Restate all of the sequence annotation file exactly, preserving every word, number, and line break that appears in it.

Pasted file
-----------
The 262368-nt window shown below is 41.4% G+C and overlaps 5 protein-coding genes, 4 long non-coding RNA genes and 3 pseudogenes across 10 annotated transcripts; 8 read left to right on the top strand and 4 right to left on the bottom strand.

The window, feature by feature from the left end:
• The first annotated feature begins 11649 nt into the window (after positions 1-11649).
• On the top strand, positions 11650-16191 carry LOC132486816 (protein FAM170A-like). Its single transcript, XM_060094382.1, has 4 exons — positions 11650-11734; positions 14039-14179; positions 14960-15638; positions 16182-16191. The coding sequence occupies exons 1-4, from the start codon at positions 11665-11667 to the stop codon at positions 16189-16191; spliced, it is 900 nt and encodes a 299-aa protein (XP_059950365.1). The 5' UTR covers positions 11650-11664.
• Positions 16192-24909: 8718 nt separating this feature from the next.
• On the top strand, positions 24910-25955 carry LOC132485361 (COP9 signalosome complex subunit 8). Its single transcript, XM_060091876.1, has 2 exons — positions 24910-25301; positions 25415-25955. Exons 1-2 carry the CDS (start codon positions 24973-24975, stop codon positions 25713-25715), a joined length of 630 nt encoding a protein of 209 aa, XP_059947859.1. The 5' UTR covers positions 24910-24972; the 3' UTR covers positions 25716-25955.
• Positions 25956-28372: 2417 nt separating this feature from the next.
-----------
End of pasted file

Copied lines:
The 262368-nt window shown below is 41.4% G+C and overlaps 5 protein-coding genes, 4 long non-coding RNA genes and 3 pseudogenes across 10 annotated transcripts; 8 read left to right on the top strand and 4 right to left on the bottom strand.

The window, feature by feature from the left end:
• The first annotated feature begins 11649 nt into the window (after positions 1-11649).
• On the top strand, positions 11650-16191 carry LOC132486816 (protein FAM170A-like). Its single transcript, XM_060094382.1, has 4 exons — positions 11650-11734; positions 14039-14179; positions 14960-15638; positions 16182-16191. The coding sequence occupies exons 1-4, from the start codon at positions 11665-11667 to the stop codon at positions 16189-16191; spliced, it is 900 nt and encodes a 299-aa protein (XP_059950365.1). The 5' UTR covers positions 11650-11664.
• Positions 16192-24909: 8718 nt separating this feature from the next.
• On the top strand, positions 24910-25955 carry LOC132485361 (COP9 signalosome complex subunit 8). Its single transcript, XM_060091876.1, has 2 exons — positions 24910-25301; positions 25415-25955. Exons 1-2 carry the CDS (start codon positions 24973-24975, stop codon positions 25713-25715), a joined length of 630 nt encoding a protein of 209 aa, XP_059947859.1. The 5' UTR covers positions 24910-24972; the 3' UTR covers positions 25716-25955.
• Positions 25956-28372: 2417 nt separating this feature from the next.